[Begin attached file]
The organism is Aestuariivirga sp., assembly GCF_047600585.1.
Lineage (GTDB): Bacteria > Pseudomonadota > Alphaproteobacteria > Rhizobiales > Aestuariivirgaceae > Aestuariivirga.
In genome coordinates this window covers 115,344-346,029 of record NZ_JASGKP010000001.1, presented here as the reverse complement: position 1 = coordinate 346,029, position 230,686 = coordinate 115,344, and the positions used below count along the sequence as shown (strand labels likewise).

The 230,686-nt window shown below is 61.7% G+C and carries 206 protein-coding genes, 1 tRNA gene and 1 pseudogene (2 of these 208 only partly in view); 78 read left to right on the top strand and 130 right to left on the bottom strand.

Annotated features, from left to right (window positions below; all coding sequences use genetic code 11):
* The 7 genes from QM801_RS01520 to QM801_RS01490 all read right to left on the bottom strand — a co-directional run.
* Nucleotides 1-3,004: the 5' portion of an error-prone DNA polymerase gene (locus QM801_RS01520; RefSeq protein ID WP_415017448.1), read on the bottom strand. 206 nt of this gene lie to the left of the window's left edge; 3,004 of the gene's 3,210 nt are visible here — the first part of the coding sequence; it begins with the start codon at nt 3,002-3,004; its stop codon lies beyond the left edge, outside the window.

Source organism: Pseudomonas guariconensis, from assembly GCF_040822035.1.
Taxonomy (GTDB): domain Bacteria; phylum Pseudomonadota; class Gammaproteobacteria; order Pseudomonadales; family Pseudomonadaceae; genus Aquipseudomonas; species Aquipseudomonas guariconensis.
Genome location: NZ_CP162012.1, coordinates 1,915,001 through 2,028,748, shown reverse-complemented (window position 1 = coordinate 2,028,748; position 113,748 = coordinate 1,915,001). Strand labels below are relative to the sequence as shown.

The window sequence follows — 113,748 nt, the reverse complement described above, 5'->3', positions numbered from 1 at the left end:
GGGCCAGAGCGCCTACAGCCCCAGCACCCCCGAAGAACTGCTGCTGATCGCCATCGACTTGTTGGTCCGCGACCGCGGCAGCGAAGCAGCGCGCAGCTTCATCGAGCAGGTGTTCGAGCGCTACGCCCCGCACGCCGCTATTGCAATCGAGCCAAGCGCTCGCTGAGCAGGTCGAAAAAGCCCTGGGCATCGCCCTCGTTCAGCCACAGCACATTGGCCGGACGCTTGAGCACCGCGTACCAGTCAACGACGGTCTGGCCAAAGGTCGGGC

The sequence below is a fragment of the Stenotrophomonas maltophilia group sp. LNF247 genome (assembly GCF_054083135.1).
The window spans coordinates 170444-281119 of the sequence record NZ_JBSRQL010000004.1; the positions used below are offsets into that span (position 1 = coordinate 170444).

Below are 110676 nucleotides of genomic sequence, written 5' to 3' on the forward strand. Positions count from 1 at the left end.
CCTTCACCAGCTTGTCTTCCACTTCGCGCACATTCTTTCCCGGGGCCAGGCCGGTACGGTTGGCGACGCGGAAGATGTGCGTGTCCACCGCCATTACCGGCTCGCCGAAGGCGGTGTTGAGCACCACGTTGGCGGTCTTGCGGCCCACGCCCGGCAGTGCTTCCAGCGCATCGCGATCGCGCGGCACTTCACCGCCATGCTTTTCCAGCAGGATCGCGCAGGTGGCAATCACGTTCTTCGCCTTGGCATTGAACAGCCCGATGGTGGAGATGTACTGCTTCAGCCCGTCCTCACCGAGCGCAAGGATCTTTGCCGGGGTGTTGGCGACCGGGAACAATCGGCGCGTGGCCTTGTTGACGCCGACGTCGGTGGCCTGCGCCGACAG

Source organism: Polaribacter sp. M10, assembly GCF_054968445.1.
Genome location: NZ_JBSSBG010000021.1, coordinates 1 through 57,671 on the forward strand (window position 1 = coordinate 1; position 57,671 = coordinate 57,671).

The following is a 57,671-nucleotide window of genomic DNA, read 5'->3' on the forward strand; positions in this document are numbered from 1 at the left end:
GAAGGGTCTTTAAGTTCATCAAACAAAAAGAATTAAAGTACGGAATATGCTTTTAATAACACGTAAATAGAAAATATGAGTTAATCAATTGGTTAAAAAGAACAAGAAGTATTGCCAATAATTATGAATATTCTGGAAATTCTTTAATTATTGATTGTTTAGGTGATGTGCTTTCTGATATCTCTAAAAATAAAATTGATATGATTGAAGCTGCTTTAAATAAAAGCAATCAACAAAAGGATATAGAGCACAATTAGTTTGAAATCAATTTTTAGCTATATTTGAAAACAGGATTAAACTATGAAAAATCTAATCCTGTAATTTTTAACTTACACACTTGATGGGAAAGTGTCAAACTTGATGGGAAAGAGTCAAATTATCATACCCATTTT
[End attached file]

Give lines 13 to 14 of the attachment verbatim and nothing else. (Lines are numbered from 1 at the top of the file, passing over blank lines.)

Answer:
The sequence below is a fragment of the Stenotrophomonas maltophilia group sp. LNF247 genome (assembly GCF_054083135.1).
The window spans coordinates 170444-281119 of the sequence record NZ_JBSRQL010000004.1; the positions used below are offsets into that span (position 1 = coordinate 170444).